With regard, particularly, to the acts described in paragraphs 12(A) and 12(B) of the Indictment, that is, rape and sexual violence, the Chamber wishes to underscore the fact that in its opinion, they constitute genocide in the same way as any other act as long as they were committed with the specific intent to destroy, in whole or in part, a particular group, targeted as such. Indeed, rape and sexual violence certainly constitute infliction of serious bodily and mental harm on the victims 181 and are even, according to the Chamber, one of the worst ways of inflict harm on the victim as he or she suffers both bodily and mental harm. In light of all the evidence before it, the Chamber is satisfied that the acts of rape and sexual violence described above, were committed solely against Tutsi women, many of whom were subjected to the worst public humiliation, mutilated, and raped several times, often in public, in the Bureau Communal premises or in other public places, and often by more than one assailant. These rapes resulted in physical and psychological destruction of Tutsi women, their families and their communities. Sexual violence was an integral part of the process of destruction, specifically targeting Tutsi women and specifically contributing to their destruction and to the destruction of the Tutsi group as a whole.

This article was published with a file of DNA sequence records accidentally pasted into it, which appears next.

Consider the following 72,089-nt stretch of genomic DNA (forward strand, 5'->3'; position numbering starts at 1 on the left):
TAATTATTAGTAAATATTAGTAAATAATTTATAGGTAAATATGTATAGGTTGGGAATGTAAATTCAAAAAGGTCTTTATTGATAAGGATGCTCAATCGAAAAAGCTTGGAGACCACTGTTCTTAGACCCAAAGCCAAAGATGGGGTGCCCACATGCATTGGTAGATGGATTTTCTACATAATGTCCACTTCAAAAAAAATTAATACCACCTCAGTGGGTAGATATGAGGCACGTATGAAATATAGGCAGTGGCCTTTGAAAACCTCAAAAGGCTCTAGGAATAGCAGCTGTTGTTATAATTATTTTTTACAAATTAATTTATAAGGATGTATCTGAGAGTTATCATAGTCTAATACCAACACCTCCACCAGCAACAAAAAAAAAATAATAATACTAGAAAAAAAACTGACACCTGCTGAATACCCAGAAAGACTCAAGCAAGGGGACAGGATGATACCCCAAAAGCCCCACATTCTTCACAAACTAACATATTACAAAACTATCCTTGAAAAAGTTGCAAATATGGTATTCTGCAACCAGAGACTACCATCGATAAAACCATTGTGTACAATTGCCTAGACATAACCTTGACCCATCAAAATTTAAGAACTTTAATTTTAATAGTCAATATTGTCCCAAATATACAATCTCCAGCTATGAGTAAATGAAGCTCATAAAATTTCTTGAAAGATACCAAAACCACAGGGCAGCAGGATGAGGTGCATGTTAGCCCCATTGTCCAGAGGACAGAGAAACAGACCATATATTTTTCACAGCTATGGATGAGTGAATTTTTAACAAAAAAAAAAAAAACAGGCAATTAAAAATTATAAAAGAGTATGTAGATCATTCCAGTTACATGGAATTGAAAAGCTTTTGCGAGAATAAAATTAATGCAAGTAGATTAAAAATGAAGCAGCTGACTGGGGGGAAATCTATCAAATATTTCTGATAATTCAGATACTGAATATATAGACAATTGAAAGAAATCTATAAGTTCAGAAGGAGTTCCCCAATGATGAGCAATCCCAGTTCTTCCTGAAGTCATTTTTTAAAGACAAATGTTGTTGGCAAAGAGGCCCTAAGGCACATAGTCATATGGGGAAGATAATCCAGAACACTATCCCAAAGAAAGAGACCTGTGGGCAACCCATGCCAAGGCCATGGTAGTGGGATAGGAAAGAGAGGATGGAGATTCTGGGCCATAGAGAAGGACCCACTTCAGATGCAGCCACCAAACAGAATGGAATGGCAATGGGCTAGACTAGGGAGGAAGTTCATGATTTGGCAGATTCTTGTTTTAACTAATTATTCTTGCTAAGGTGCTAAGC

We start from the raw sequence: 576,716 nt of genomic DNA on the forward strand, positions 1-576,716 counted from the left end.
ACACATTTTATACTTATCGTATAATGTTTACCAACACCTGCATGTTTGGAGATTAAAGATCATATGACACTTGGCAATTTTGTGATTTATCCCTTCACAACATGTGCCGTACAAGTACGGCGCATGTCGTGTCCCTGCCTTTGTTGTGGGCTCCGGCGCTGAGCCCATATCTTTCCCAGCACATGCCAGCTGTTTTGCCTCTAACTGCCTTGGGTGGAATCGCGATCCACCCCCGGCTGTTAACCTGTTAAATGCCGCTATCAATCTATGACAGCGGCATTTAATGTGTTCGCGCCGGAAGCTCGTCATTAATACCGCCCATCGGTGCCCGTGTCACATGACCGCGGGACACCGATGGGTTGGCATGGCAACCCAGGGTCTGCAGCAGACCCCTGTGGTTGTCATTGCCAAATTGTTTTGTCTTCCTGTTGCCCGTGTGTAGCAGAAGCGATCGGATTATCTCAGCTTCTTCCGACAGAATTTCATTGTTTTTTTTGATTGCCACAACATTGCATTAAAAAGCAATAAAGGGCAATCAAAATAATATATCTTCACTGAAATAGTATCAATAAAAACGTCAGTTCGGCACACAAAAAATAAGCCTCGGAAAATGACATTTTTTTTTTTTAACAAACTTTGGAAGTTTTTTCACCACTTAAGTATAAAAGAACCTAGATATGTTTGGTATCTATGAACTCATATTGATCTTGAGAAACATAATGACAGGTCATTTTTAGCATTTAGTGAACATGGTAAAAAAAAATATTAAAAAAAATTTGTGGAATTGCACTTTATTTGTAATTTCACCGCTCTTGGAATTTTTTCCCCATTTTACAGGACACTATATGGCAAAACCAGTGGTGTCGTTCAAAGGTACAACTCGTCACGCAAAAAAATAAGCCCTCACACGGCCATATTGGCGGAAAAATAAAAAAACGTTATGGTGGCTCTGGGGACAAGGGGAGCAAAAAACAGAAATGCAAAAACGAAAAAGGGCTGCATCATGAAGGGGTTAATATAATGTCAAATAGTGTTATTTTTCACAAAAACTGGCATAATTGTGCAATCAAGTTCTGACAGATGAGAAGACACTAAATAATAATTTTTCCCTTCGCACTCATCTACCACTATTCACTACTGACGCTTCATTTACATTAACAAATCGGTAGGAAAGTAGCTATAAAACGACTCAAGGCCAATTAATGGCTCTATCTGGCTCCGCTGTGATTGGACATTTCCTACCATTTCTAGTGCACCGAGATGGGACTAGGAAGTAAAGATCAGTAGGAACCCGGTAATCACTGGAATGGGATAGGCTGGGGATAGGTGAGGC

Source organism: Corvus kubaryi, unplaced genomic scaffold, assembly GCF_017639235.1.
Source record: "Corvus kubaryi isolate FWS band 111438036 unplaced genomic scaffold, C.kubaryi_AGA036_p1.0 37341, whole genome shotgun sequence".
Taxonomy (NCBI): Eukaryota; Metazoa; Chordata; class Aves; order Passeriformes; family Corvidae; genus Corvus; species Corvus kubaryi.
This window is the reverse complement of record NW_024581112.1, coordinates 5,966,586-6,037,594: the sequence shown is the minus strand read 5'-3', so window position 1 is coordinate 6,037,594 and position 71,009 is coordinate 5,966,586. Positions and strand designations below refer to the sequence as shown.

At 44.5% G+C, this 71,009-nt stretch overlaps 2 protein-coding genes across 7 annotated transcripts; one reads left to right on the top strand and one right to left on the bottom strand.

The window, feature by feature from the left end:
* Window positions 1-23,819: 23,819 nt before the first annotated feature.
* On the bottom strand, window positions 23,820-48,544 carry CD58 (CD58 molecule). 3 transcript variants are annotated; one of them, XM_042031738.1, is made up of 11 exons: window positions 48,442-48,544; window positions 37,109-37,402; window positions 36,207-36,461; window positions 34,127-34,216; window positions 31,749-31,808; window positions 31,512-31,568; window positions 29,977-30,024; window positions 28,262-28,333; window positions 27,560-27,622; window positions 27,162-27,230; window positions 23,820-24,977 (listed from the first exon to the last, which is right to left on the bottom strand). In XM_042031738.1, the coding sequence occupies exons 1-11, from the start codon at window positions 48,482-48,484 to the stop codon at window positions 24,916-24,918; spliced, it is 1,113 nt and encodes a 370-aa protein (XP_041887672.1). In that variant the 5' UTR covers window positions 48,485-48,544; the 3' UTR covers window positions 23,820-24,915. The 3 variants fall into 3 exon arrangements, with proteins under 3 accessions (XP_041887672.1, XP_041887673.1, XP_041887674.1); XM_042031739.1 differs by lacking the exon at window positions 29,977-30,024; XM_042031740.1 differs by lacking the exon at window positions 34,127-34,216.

The judgment in its entire length can be found here: unictr.irmct.org/sites/unictr.org/files/case-documents/ictr-96-4/trial-judgements/en/980902.pdf
Navanethem Pillay, who used to be one the first judges at the ICC, was, before, at the International Criminal Tribunal for Rwanda (ICTR), part of the chamber which made rape recognised as a crime against humanity, and not just a collateral damage, and as an element for a genocidal policy.
The paragraph has been selected and proposed by Franck Leibovici.
Since 2014 Leibovici and the social sciences researcher Julien Seroussi, have been conducting an analysis of documents produced during trials held at the International Criminal Court of The Hague (The Netherlands). These documents are handled with tools from the field of art and poetry, in order to offer possible models that could be useful for practitioners of international justice.
Frank Leibovici, an artist and poet, has attempted to portray, in the form of exhibitions, performances and publications, so-called “low intensity” conflicts from a documentary point of view by using graphic scores and notation systems from experimental music, dance, linguistics—–he is currently working, with julien seroussi, on a new cycle of exhibitions and publications (bogoro, eds. questions théoriques, 2016; muzungu, bunkier sztuki, krakow; ngbk, berlin, 2017; cité internationale des arts, paris, 2018; école nationale de la magistrature, bordeaux, 2019; international criminal court, the hague, 2019-2020) around the invention of contemporary international justice and the first trial of the international criminal court (icc) of the hague.